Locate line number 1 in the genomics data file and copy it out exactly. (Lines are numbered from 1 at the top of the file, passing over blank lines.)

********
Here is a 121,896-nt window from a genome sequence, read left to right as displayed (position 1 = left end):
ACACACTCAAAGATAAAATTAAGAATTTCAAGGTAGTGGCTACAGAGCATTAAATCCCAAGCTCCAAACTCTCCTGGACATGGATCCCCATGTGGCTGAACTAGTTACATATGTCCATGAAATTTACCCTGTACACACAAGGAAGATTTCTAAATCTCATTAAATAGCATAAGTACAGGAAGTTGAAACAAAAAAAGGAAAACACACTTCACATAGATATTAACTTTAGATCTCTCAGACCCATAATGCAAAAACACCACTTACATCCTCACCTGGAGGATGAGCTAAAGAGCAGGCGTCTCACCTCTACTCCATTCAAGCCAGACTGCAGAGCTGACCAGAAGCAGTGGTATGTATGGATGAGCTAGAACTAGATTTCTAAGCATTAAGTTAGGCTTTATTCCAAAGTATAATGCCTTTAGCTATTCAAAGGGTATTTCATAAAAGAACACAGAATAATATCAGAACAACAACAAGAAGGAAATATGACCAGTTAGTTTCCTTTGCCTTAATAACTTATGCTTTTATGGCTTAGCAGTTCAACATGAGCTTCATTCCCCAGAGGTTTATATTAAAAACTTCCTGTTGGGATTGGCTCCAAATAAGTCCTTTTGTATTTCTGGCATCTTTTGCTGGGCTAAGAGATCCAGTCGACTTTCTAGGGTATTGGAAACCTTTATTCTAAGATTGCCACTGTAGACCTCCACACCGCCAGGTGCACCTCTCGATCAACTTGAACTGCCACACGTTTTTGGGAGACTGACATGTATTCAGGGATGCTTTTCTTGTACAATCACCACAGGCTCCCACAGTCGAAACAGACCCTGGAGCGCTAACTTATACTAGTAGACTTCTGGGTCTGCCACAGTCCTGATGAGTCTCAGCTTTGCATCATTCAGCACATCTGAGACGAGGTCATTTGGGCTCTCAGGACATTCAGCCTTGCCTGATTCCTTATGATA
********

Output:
Here is a 121,896-nt window from a genome sequence, read left to right as displayed (position 1 = left end):